New officers join NHPDResidents of North Hudson may notice some new faces in police uniforms on the streets of the village. Brian Colombino and Kyle Knepler recently completed their field training and are now on patrol as North Hudson Police Department officers.
By: Meg Heaton, Hudson Star-Observer
Residents of North Hudson may notice some new faces in police uniforms on the streets of the village. Brian Colombino and Kyle Knepler recently completed their field training and are now on patrol as North Hudson Police Department officers.
Knepler, 21, is originally from Brownsville, a small community near Fond du Lac. He attended Lomira High School and graduated from the law enforcement program at Fox Valley Technical College. Prior to joining the NHPD he worked for Menasha Police Department and the Combined Locks Police Department.
He has wanted to be a police officer since he was a small boy watching “cop shows with Dad on Saturday night.”
Knepler said it was the opportunity to do police work in a smaller community that drew him to the job in North Hudson. Menasha is a community of around 20,000 people. “The call volume was high and constant. There just wasn’t the opportunity to take time on calls or write the kind of reports you would like to sometimes. That’s part of the reason I wanted to come to North Hudson. I knew it would be a better fit for me.”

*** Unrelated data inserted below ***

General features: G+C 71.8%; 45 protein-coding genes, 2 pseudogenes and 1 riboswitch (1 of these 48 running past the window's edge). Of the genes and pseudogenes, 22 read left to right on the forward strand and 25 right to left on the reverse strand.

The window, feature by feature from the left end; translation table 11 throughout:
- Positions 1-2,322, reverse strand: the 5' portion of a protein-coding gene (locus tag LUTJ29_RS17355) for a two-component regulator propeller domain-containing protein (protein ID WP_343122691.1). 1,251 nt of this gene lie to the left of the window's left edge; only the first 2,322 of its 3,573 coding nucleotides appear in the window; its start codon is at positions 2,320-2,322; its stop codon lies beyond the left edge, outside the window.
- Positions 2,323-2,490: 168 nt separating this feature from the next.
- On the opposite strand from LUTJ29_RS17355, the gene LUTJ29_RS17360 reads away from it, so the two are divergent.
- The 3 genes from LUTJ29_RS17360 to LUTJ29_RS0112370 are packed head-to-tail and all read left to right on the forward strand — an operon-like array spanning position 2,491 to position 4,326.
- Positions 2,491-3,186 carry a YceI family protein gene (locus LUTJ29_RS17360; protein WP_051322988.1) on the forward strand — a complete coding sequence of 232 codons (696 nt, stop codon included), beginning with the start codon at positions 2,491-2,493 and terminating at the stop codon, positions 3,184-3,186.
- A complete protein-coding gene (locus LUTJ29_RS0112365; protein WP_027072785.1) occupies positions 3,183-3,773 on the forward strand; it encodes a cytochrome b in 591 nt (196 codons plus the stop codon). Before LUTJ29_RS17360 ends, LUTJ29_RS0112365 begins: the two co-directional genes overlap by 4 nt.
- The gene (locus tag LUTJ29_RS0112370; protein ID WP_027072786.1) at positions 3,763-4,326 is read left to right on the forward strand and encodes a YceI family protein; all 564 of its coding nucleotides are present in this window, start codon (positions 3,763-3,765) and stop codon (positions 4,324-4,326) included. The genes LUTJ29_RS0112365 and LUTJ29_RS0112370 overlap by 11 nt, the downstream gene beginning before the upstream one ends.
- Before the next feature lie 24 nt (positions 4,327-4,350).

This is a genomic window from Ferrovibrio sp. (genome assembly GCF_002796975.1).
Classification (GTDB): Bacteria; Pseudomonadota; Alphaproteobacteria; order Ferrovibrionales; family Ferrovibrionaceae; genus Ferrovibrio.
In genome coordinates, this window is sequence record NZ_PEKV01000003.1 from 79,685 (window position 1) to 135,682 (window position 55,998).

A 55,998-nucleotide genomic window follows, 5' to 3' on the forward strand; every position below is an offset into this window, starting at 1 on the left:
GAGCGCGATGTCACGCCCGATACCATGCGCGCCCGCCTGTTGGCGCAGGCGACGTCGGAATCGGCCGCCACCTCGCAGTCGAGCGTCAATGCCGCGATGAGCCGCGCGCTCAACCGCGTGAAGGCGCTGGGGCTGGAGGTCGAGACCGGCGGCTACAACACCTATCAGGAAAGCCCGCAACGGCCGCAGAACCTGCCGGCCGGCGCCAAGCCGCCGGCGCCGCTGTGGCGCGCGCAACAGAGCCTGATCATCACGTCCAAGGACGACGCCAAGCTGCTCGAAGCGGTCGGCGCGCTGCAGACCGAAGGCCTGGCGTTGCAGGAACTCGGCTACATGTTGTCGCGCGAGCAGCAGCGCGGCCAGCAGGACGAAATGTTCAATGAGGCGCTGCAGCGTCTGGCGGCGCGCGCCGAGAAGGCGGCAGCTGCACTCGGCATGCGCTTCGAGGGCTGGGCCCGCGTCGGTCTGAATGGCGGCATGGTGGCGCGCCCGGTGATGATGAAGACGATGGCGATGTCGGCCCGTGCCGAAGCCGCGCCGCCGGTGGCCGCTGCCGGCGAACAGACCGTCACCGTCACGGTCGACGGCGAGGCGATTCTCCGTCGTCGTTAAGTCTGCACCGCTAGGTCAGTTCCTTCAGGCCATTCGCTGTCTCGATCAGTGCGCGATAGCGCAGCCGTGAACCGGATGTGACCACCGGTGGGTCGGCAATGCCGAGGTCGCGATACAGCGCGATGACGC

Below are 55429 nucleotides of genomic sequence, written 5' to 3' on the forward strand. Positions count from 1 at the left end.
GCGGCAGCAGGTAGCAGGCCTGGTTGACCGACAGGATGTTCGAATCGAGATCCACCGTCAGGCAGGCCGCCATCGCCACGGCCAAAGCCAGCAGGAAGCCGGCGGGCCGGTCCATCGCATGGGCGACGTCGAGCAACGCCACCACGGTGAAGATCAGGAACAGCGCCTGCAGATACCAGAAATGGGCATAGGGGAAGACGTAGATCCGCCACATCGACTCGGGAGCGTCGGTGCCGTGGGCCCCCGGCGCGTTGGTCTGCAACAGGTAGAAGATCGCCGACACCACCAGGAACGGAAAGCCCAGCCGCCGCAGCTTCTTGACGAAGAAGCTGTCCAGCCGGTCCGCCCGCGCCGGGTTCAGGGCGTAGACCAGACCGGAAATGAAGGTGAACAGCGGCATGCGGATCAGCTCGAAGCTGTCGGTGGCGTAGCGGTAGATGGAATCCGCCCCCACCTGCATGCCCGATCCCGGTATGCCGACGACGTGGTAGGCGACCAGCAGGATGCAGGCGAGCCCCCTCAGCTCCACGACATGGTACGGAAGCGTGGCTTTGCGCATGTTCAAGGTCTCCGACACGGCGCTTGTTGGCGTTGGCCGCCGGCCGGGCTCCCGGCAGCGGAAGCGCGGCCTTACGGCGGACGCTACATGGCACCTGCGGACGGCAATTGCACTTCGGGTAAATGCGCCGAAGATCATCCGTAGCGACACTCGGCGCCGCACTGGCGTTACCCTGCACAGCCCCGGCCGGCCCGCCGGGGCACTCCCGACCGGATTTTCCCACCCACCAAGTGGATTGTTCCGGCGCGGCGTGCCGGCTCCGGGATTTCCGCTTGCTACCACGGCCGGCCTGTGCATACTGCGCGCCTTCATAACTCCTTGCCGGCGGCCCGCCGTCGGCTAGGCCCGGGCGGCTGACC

Knepler said it is hard to narrow down the reasons he likes being in law enforcement. “But I take a lot of pride in being a police officer. That and the fact that no two days are ever the same. You just don’t know what’s coming out there.”
As for what’s hardest about the job of being a cop, that, too, has something to do with never having two days the same. “That can be stressful at times but it is just part of the job.”
Knepler said if there was one thing he would want people to realize about police officers it would be that they are human and just like everybody else. “I think television and the movies project a kind of bad image for cops that isn’t really true. We have families and good times and bad just like everybody else and we live in the community with them.”
Knepler is single and lives in North Hudson. He is an avid outdoorsman and is looking forward to spending time fishing and kayaking on the St. Croix River and hunting in the area.
Colombino, 25, is from Amasa on Michigan’s Upper Peninsula. He has a bachelor’s degree in human services from Finlandia University in Hancock, Mich., and an associate degree in criminal justice. It was while doing an internship with the Houghton, Mich., police department that he decided on a career as a police officer.
Like Knepler, Colombino likes the idea that no two days are the same on the job. “And I like meeting and dealing with new people and new situations every day.” He also likes the idea of working and living in a smaller community.
“North Hudson has a great atmosphere. Several of my neighbors helped me move into my apartment. I feel like this is a community I can identify with.”
As for the future, Colombino says that is another thing he likes about law enforcement. “There are so many directions you can take. I expect to further my education and then just see where the job takes me.”
Colombino shares Knepler’s love of the outdoors and said that is another benefit of his new job — close proximity to good hunting, fishing and water sports.
With high praise for the training they have received from Chief Mark Richert, Sgt. Mark Volz and Officer Matthew Grams, both officers said they are proud to be members of the North Hudson Police Department.